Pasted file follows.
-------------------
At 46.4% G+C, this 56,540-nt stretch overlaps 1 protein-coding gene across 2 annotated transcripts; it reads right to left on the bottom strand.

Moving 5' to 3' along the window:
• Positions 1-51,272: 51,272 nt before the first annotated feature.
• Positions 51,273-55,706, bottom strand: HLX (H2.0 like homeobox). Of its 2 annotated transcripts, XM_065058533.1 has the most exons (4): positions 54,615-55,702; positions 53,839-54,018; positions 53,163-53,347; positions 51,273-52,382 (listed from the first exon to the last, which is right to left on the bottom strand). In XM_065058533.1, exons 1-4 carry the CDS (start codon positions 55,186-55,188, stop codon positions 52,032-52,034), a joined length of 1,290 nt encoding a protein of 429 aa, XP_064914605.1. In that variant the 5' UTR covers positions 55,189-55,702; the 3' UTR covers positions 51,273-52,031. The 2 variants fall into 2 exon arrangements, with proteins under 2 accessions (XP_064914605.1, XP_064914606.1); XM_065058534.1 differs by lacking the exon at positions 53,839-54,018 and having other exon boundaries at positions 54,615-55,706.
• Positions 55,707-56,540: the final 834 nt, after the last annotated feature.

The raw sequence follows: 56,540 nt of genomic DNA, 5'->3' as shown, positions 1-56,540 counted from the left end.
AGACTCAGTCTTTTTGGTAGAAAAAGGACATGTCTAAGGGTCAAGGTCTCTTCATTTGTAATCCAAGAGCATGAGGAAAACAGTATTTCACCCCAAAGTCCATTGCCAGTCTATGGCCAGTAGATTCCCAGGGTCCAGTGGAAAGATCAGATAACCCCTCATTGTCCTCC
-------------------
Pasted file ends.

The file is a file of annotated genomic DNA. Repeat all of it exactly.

At 46.4% G+C, this 56,540-nt stretch overlaps 1 protein-coding gene across 2 annotated transcripts; it reads right to left on the bottom strand.

Moving 5' to 3' along the window:
• Positions 1-51,272: 51,272 nt before the first annotated feature.
• Positions 51,273-55,706, bottom strand: HLX (H2.0 like homeobox). Of its 2 annotated transcripts, XM_065058533.1 has the most exons (4): positions 54,615-55,702; positions 53,839-54,018; positions 53,163-53,347; positions 51,273-52,382 (listed from the first exon to the last, which is right to left on the bottom strand). In XM_065058533.1, exons 1-4 carry the CDS (start codon positions 55,186-55,188, stop codon positions 52,032-52,034), a joined length of 1,290 nt encoding a protein of 429 aa, XP_064914605.1. In that variant the 5' UTR covers positions 55,189-55,702; the 3' UTR covers positions 51,273-52,031. The 2 variants fall into 2 exon arrangements, with proteins under 2 accessions (XP_064914605.1, XP_064914606.1); XM_065058534.1 differs by lacking the exon at positions 53,839-54,018 and having other exon boundaries at positions 54,615-55,706.
• Positions 55,707-56,540: the final 834 nt, after the last annotated feature.

The raw sequence follows: 56,540 nt of genomic DNA, 5'->3' as shown, positions 1-56,540 counted from the left end.
AGACTCAGTCTTTTTGGTAGAAAAAGGACATGTCTAAGGGTCAAGGTCTCTTCATTTGTAATCCAAGAGCATGAGGAAAACAGTATTTCACCCCAAAGTCCATTGCCAGTCTATGGCCAGTAGATTCCCAGGGTCCAGTGGAAAGATCAGATAACCCCTCATTGTCCTCC